Blu-ray Review: Brahms: The Boy II (2020)

May 16, 2020

Written by DanXIII

Daniel XIII; the result of an arcane ritual involving a King Diamond album, a box of Count Chocula, and a copy of Swank magazine, is a screenwriter, actor, artist, and reviewer of fright flicks…Who hates ya baby?

Married-types Liza (Katie Holmes) and Sean (Owain Yeoman) beat a hasty retreat to the countryside in an attempt to forget a robbery dealio that L-Dawg experienced in the city that left her shook A.F.

As fate and the script wound have it, their crotch-goblin Jude (Christopher Convery) discovers a creepy-ass doll in the woods and brings that putrid, porcelain fuck right the fuck home… and guess what? That terrible toy seems to have a life of it’s own. Unrelenting horror biz ensues.

Look, I can’t slap a revoltin’ review on Brahms: The Boy II without mentioning 2016’s original recipe The Boy… and you bet your ass there is a spoiler or two heading your way, so consider your arcane asses duly warned.

The thing I hated the most about the first entry is fixed-as-all-fuck this go-around… namely the nature of the doll, Brahms, itself. In the first movie, that doll was just a cover for some other sinister shit (though this film attempts to explain that in a throw-away manner)… but in this fright flick the doll is well and truly evil.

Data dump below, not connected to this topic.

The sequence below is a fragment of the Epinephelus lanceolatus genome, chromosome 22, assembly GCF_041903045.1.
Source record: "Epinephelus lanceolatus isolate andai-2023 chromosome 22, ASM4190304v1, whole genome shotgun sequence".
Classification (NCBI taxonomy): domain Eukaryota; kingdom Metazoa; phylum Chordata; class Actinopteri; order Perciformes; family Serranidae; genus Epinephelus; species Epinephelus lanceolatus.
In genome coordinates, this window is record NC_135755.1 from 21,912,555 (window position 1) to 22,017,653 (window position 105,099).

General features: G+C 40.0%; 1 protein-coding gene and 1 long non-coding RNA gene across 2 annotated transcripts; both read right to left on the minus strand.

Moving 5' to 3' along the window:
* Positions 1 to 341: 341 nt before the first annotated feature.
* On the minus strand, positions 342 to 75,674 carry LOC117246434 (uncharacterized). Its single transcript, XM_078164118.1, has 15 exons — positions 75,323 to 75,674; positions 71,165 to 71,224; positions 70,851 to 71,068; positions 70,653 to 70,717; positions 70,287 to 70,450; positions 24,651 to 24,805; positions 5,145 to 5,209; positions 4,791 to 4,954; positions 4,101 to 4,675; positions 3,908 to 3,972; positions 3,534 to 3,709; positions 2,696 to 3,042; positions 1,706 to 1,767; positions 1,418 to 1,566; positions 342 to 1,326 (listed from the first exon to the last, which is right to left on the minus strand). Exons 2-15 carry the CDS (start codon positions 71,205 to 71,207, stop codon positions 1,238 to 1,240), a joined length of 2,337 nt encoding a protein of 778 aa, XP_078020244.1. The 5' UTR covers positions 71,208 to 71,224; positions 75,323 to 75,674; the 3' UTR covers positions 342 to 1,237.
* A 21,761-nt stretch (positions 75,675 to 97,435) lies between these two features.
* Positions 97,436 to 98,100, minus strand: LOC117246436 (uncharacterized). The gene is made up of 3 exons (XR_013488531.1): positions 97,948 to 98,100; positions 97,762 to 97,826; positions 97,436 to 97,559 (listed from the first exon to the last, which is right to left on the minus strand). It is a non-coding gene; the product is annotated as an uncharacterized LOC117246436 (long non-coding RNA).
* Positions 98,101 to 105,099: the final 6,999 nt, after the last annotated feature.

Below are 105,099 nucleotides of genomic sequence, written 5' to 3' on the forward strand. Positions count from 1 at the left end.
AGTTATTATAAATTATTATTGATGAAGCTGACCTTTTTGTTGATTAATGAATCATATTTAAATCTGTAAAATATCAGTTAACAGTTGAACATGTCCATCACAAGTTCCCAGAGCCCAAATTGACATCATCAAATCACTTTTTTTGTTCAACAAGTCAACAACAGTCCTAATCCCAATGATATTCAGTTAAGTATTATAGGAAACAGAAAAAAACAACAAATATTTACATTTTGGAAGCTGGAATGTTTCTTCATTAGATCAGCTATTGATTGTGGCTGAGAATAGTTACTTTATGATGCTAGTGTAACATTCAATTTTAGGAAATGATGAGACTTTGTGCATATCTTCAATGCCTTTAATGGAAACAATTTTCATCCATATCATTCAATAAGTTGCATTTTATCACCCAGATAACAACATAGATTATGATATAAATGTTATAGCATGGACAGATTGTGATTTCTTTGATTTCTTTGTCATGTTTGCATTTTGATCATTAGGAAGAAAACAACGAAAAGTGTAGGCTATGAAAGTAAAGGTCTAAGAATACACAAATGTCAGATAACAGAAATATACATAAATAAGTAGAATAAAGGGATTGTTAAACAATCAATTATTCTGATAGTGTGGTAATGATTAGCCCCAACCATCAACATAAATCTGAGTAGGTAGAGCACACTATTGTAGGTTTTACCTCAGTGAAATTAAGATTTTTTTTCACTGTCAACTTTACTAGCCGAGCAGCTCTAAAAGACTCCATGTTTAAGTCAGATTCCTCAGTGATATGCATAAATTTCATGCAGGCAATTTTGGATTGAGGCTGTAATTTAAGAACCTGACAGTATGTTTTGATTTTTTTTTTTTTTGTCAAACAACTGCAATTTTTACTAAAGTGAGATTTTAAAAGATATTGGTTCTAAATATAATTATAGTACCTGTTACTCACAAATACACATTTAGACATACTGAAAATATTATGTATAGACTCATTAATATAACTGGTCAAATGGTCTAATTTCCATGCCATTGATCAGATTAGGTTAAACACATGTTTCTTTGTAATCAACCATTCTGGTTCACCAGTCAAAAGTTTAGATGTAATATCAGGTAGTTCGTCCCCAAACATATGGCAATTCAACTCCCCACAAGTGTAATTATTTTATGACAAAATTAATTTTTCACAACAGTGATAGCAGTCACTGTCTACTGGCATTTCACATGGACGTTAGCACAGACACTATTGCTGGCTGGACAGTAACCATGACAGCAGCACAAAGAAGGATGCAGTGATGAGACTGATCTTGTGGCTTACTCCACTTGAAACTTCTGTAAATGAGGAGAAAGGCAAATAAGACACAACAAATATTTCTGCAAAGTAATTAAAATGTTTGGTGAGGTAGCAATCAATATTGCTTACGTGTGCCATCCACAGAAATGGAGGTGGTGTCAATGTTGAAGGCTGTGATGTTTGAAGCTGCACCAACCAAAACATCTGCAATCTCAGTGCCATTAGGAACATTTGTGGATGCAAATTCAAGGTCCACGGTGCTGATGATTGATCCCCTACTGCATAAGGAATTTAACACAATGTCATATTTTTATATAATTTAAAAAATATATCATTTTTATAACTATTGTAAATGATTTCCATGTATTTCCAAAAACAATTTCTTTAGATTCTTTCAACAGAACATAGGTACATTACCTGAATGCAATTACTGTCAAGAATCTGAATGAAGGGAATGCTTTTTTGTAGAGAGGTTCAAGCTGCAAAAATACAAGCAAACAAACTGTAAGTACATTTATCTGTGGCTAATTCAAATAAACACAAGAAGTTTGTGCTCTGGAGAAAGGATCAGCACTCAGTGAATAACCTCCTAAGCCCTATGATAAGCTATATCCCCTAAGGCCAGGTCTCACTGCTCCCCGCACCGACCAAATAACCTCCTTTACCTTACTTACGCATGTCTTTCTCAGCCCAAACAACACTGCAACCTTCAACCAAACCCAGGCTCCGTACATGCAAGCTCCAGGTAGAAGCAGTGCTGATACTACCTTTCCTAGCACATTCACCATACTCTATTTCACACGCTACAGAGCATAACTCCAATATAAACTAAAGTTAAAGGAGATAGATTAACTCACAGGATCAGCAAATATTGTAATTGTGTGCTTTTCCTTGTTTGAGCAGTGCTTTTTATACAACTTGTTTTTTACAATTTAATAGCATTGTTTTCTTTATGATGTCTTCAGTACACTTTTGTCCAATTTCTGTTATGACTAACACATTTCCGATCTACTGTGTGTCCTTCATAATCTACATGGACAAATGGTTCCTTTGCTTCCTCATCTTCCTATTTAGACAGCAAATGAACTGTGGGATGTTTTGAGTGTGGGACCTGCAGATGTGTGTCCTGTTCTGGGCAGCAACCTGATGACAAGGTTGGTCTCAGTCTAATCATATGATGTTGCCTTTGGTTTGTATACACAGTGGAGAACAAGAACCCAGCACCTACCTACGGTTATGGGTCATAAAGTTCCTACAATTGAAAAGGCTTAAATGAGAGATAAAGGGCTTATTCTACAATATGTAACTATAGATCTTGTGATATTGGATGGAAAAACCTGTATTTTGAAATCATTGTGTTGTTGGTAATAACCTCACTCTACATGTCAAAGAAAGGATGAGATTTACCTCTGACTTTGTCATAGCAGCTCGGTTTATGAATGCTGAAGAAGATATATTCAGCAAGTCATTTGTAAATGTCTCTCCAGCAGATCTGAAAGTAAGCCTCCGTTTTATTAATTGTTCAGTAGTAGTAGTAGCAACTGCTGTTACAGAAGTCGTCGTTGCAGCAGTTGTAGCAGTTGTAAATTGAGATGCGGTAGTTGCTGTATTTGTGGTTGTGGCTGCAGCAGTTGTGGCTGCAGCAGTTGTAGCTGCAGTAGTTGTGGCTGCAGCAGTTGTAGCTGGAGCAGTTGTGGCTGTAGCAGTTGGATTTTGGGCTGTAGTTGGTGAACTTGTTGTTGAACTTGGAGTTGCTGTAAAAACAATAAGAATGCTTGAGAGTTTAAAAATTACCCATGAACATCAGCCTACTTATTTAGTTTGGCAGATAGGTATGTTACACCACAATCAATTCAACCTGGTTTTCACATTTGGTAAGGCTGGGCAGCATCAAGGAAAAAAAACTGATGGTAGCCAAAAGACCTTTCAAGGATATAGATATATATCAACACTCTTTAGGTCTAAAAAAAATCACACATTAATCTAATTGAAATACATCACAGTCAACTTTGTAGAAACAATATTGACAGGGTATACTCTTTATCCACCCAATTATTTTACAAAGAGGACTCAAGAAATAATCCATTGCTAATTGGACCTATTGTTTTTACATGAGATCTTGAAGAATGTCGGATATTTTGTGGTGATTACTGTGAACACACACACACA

That is a big plus for your’s cruelly, and worth a metric ass-load of beastly brownie points.

Also of note are the quality performances from the principals; Katie Holmes, Owain Yeoman, and Christopher Convery, who do the heavy lifting of making this ghoulish goodness believable, as well as the monochromatic and dreary aesthetic that gives these supernatural shenanigans a suitably Autumnal vibe… not to mention those Gothic thriller tropes of the old dark house and haunted familial relationships.

On the downside, get set for a shit-ton of music stings and jump scares in this one… which is kind of a predictable and pandering course of action considering the top-notch ambiance, acting chops, and world building on display here.

Anyhow, along with the main event, Universal have peppered this Blu-ray release with some eerie extras including: an alternate ending, a collection of deleted and alternate scenes, and a DVD and digital version of the film.

To sum it all up: I enjoyed Brahms: The Boy II… it fixed my main gripe from the first fearsome feature, plus added a dash of mythology and Gothic finery to the proceedings… but it suffers from a bit of the dreaded jump (read: easy) scare.

 

 

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